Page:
Friday Review: The Hitchhiker’s Guide to the Galaxy by Douglas Adams

Oh, don’t worry. I have read it before. Many, many years ago. When I was thinking about my reading list for this year, I decided I was going to start revisiting some old friends. Reconnect, if you will. See how they are doing after time has passed. This classic was my first stop.

I’m not sure there is anyone out there who doesn’t know this book. I suppose some of you young whippersnappers might not. It was first published in 1979. It is the story of poor Arthur Dent, who awakens one fine morning to find that the government has decided to put in a new bypass. There’s only one thing standing in the way: Arthur’s house. While Arthur is trying to stop the demolition crew in his front yard, his friend Ford Prefect shows up, with the information that the world is about to end. It seems there’s a new bypass being built in this part of the galaxy and the only thing standing in its way is the Earth. Ford manages to get himself and Arthur off the planet before it gets razed and they set off with Zaphod Beeblebrox, Ford’s two-headed cousin, rogue and elected Galactic President, who has used his position to steal the most advanced space ship ever built. Rounding out the crew are Zaphod’s girlfriend, Trillian, and the suicidally depressed android, Marvin. And they are off for some universal fun.

How has the book stood up since I last read it? Well, it’s still ridiculous, and full of absurdity. Adams doesn’t care a whit about the laws of physics or science. The whole thing is full of stuff that you know couldn’t possibly happen, even given the most extreme suspending of disbelief. The jokes are broad and obvious. The situations the traveler’s get into are improbable at best and impossible most of the time. And yet, it is still a funny book. Adams has a way with words that makes it work.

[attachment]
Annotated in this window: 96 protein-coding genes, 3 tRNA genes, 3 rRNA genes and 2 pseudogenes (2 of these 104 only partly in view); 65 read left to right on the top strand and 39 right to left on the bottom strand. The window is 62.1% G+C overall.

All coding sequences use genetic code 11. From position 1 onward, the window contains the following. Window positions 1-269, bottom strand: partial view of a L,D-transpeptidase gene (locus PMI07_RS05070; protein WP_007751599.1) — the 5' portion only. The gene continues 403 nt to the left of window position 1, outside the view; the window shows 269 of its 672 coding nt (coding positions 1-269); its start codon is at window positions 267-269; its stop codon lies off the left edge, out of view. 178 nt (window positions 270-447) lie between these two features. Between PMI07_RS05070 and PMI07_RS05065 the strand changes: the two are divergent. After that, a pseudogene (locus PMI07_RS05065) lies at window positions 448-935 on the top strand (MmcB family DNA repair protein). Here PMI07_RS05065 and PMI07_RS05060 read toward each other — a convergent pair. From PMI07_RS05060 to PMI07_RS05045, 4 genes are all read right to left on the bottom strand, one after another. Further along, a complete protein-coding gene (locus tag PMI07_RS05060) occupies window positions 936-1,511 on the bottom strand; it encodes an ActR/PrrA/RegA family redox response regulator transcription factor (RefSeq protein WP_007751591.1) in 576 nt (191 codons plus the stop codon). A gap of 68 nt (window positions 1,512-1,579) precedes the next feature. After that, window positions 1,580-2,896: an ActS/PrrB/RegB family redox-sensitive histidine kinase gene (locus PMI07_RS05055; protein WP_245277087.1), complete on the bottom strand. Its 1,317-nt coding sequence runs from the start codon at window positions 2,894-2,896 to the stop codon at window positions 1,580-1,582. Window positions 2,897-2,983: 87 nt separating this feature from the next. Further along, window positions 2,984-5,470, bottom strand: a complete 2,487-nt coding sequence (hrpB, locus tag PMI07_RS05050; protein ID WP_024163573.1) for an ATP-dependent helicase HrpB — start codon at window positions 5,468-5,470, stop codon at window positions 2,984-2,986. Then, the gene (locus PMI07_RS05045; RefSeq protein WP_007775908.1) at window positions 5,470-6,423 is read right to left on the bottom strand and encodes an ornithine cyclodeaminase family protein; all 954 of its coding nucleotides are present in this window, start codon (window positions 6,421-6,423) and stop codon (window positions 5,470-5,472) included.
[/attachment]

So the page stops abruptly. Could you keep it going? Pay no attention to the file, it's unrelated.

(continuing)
“The ships hung in the air in much the same way bricks don’t”

Stupid, right? But it makes you chuckle. Oh, it’s dated and shows its age in many spots, sure. But let that go, and you are in for a laugh-filled read of pure nonsense. If you enjoy your sci-fi with a big hit of comedy and don’t worry too much about the parts that date the story, you might want to grab your towel and enjoy (or re-enjoy) the books in this classic trilogy. All six of them.


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3 thoughts on “Friday Review: The Hitchhiker’s Guide to the Galaxy by Douglas Adams

  1. I have an extremely well-thumbed omnibus edition that was outside a shop in a bargain bin in my hometown. I was always going through that bargain bin because I love to read and was barely surviving on benefits when I was 19, so books were (and very much still are) my happy, safe place.

    What a rollercoaster ride! I still can’t believe that it was sat in a bargain bin when it had only just been re-released, but I’m not one to complain about saving money.

    I was immersed from the very first page. It had everything I wanted: scifi, humour, spaceships, talking mattresses (okay, so I didn’t expect that bit, or the Chesterfield sofa) – even a plot, albeit a meandering, nonsensical, ravings-of-a-drunk, sort of plot, and I laughed myself silly.

    A few years ago, for my 42nd birthday, I made my friends bring towels to the pub, to celebrate my being The Answer 🙂


    1. My paperback copy of Hitchhiker’s Guide is falling apart- the sign of a well-loved book! Adams was a special sort of crazy, but he could write an entertaining book.

      Love the towel story! What a great idea.

      Liked by 1 person

      1. Adams wrote Shada, and severel other episodes of Doctor Who (the Krikkitmen were written for an episode that was rejected – possibly because they were too much like the Cybermen – so they ended up in HHGTTG instead). A few years ago I wrote a fanfic inspired by the Krikkitmen crossed with Red Dwarf – so I ended up with Lister crashing the TARDIS on an uncommonly tidy planet, populated by robots. Some were as sleek as the Krikkitmen, while other’s looked like Kryten – they were called the Krytermen, and Lister was unknowingly their god. That went down quite well with people.

        I wish I could have met Adams myself; I think we shared a similar sense of bonkersness when it came to writing 🙂

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